As always, Claire’s empathy allows her to reach Shaun in ways other people can’t. For while she can very much be assertive, she knows how the empathize with Shaun in a way that doesn’t make him feel like he is being manipulated but treated as a person. Perhaps with some regards to how autism influences his decision making, yet not treating it as something which provides Shaun with a handicap. It is simply something that makes him different.
So, taking note of their interaction, Shaun seems willing to try. Plus, after Carly, on her own, comes to Shaun’s apartment, asking for clarification on what went wrong on their date, since she enjoyed it, he takes note Claire’s advice that the best dates don’t have to be the fanciest. They can just be a bag of chips and quality time.
But, despite Claire giving wonderful advice to Shaun, she still struggles with her mom. Someone who would be homeless without Claire. Though with Breeze off her meds, infrequently seeing her doctor, Dr. Donovan, she initially wants their time together short. However, that is her mom, and perhaps like Morgan, there is a recognition that the opportunity to grow is key, and while Breeze is far from perfect, she is trying.
Shaun and Carly Back On
You can’t downplay the importance of Shaun dating. In terms of representation, it is like when the patient saw someone like him was a doctor. Also, while this is a work of fiction, there is enough respect given to Shaun as a character to never push him beyond what he is capable of. But, alongside that, there is the constant reminder that Shaun isn’t the typical person with autism and that they vary in abilities.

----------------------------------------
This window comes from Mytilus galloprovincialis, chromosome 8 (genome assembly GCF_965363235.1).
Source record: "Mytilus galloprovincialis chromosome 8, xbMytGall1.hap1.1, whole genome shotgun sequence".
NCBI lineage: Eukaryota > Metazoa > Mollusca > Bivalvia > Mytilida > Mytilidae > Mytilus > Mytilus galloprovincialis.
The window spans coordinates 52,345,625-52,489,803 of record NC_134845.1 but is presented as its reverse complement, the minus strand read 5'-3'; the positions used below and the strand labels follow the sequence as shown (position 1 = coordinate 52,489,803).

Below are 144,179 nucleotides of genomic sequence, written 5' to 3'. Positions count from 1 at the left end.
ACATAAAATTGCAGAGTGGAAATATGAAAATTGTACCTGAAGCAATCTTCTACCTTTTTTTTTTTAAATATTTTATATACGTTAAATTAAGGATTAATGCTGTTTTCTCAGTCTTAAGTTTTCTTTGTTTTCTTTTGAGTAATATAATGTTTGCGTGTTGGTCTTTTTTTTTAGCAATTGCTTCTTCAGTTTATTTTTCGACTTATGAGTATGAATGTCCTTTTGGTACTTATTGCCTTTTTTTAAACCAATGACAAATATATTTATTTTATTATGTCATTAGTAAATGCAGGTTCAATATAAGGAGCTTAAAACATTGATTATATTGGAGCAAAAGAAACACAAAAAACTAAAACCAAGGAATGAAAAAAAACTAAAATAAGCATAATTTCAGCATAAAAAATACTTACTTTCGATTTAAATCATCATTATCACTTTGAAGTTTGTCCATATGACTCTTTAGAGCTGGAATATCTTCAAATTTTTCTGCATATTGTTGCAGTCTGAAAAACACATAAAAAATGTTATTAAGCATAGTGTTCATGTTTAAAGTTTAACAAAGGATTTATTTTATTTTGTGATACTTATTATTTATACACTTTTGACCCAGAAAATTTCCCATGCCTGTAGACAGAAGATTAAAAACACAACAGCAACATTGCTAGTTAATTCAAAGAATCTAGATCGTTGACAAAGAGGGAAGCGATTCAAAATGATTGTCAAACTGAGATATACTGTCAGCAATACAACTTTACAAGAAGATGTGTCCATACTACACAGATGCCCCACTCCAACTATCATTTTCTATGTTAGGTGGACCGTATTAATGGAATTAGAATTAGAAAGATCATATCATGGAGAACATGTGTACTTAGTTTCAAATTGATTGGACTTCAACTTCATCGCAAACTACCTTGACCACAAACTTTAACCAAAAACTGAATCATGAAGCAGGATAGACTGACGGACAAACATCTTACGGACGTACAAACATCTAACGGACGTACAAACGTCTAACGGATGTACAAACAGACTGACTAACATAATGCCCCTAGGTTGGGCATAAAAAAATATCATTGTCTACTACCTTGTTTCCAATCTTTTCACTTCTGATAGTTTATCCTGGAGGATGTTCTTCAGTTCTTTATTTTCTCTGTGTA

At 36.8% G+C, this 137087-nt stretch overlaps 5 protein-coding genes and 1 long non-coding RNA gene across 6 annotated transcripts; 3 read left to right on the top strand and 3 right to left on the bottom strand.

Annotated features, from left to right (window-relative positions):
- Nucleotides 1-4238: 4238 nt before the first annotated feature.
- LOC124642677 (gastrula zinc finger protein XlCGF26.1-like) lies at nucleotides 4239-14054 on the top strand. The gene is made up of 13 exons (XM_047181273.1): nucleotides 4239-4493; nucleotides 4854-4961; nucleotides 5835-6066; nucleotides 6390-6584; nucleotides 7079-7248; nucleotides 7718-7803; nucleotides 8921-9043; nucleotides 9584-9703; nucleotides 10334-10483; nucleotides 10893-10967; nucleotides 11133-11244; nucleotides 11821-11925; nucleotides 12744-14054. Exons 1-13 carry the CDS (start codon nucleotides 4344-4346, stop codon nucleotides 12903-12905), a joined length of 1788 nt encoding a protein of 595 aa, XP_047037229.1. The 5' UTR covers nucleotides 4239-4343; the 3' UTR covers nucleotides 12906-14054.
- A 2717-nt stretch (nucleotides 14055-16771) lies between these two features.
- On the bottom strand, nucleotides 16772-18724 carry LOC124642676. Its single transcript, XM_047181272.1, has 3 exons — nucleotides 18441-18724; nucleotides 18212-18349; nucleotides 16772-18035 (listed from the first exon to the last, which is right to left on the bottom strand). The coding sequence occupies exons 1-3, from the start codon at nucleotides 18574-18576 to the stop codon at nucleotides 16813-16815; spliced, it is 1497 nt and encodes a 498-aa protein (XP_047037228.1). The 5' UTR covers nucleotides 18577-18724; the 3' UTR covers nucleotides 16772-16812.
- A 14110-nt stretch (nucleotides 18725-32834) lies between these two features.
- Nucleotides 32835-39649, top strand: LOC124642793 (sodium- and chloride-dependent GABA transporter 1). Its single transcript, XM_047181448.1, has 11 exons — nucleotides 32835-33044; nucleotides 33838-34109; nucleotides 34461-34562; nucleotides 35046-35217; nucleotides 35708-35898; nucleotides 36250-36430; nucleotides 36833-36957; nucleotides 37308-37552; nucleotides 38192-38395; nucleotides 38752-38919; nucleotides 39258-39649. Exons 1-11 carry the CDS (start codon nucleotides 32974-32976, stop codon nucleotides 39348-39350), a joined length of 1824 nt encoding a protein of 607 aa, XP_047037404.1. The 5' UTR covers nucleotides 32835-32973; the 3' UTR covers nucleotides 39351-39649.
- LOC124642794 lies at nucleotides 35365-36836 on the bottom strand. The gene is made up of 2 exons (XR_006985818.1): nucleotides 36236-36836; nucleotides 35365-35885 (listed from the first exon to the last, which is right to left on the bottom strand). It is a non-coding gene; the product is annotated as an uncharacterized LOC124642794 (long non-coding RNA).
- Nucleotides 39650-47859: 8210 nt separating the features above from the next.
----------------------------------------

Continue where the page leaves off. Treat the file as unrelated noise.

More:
Yet, that doesn’t negate seeing him, or the roommates turn couple from last season finding love either among someone in their community or with someone atypical.
Realizing All Morgan Has Is Her Work
While we did see Morgan have a friend last season, unlike the majority of the characters, we aren’t familiar with her outside of the hospital. We know of a grandfather and parents, she was into sports during high school, but we don’t see Morgan having a life outside of work. Which pushes you to wonder why she may fear developing more than a professional network?